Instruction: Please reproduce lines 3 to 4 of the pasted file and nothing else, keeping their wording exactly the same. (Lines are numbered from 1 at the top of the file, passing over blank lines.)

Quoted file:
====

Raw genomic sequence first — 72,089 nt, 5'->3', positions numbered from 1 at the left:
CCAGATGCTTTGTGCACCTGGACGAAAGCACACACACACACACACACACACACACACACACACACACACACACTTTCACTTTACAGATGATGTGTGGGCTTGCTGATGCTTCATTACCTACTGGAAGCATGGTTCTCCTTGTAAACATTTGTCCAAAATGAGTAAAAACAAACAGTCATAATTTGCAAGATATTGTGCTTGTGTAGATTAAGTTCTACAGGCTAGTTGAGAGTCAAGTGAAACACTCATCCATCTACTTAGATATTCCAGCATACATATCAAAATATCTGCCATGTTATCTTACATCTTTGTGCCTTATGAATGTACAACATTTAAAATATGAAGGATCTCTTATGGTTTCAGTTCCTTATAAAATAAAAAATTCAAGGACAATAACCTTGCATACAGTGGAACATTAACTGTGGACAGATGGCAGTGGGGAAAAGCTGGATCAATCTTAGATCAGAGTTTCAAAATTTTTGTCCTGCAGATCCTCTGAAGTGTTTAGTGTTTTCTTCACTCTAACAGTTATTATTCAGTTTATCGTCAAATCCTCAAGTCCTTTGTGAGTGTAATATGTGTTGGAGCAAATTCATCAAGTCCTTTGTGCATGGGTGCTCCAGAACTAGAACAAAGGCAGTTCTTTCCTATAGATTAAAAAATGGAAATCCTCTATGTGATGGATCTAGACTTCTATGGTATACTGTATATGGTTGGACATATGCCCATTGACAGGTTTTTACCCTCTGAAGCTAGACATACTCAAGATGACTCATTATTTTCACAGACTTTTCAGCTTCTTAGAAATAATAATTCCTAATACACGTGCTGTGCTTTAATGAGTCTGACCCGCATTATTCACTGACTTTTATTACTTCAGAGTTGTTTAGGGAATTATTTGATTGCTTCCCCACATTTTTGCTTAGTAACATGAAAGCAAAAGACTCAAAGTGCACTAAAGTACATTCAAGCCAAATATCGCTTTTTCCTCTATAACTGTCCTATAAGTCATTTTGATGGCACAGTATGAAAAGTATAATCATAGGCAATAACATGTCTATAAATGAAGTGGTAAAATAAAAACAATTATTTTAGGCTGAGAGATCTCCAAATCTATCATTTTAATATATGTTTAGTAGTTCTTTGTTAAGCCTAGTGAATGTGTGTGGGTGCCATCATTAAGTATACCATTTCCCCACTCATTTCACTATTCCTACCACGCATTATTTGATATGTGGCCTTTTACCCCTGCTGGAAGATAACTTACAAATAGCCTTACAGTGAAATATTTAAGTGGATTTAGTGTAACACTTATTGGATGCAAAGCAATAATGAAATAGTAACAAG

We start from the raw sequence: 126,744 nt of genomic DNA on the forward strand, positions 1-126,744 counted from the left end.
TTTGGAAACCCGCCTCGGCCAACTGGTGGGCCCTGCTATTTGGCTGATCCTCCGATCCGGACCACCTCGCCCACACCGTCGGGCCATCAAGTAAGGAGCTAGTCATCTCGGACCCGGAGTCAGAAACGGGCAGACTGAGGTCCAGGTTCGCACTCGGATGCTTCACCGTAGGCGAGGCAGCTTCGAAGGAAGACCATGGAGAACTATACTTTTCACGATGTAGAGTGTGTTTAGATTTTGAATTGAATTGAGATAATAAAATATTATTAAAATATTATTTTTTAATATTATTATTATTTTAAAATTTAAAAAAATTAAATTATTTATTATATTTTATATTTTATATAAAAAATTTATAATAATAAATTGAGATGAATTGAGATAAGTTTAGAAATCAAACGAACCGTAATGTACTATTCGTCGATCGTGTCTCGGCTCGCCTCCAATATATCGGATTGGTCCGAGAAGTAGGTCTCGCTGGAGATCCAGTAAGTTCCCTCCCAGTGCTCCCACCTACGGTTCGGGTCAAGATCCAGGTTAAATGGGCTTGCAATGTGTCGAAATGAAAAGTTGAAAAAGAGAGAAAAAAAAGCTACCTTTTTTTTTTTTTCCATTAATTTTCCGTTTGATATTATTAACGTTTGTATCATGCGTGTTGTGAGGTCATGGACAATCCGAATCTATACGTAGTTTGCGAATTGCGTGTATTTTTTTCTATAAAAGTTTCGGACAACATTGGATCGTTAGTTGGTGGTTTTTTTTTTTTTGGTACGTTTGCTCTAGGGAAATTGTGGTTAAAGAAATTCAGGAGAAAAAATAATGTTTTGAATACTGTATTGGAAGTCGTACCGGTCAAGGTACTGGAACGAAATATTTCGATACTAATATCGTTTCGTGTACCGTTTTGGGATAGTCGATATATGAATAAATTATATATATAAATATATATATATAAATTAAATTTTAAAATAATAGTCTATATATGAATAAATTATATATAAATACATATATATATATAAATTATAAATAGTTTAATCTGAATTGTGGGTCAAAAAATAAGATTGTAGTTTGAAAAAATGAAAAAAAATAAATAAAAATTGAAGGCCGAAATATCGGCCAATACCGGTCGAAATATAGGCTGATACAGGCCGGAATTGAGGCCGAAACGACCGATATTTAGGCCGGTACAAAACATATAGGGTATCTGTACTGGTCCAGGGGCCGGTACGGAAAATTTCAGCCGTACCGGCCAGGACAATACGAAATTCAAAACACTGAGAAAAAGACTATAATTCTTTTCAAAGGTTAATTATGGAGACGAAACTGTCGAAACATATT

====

We start from the raw sequence: 126,744 nt of genomic DNA on the forward strand, positions 1-126,744 counted from the left end.
TTTGGAAACCCGCCTCGGCCAACTGGTGGGCCCTGCTATTTGGCTGATCCTCCGATCCGGACCACCTCGCCCACACCGTCGGGCCATCAAGTAAGGAGCTAGTCATCTCGGACCCGGAGTCAGAAACGGGCAGACTGAGGTCCAGGTTCGCACTCGGATGCTTCACCGTAGGCGAGGCAGCTTCGAAGGAAGACCATGGAGAACTATACTTTTCACGATGTAGAGTGTGTTTAGATTTTGAATTGAATTGAGATAATAAAATATTATTAAAATATTATTTTTTAATATTATTATTATTTTAAAATTTAAAAAAATTAAATTATTTATTATATTTTATATTTTATATAAAAAATTTATAATAATAAATTGAGATGAATTGAGATAAGTTTAGAAATCAAACGAACCGTAATGTACTATTCGTCGATCGTGTCTCGGCTCGCCTCCAATATATCGGATTGGTCCGAGAAGTAGGTCTCGCTGGAGATCCAGTAAGTTCCCTCCCAGTGCTCCCACCTACGGTTCGGGTCAAGATCCAGGTTAAATGGGCTTGCAATGTGTCGAAATGAAAAGTTGAAAAAGAGAGAAAAAAAAGCTACCTTTTTTTTTTTTTCCATTAATTTTCCGTTTGATATTATTAACGTTTGTATCATGCGTGTTGTGAGGTCATGGACAATCCGAATCTATACGTAGTTTGCGAATTGCGTGTATTTTTTTCTATAAAAGTTTCGGACAACATTGGATCGTTAGTTGGTGGTTTTTTTTTTTTTGGTACGTTTGCTCTAGGGAAATTGTGGTTAAAGAAATTCAGGAGAAAAAATAATGTTTTGAATACTGTATTGGAAGTCGTACCGGTCAAGGTACTGGAACGAAATATTTCGATACTAATATCGTTTCGTGTACCGTTTTGGGATAGTCGATATATGAATAAATTATATATATAAATATATATATATAAATTAAATTTTAAAATAATAGTCTATATATGAATAAATTATATATAAATACATATATATATATAAATTATAAATAGTTTAATCTGAATTGTGGGTCAAAAAATAAGATTGTAGTTTGAAAAAATGAAAAAAAATAAATAAAAATTGAAGGCCGAAATATCGGCCAATACCGGTCGAAATATAGGCTGATACAGGCCGGAATTGAGGCCGAAACGACCGATATTTAGGCCGGTACAAAACATATAGGGTATCTGTACTGGTCCAGGGGCCGGTACGGAAAATTTCAGCCGTACCGGCCAGGACAATACGAAATTCAAAACACTGAGAAAAAGACTATAATTCTTTTCAAAGGTTAATTATGGAGACGAAACTGTCGAAACATATT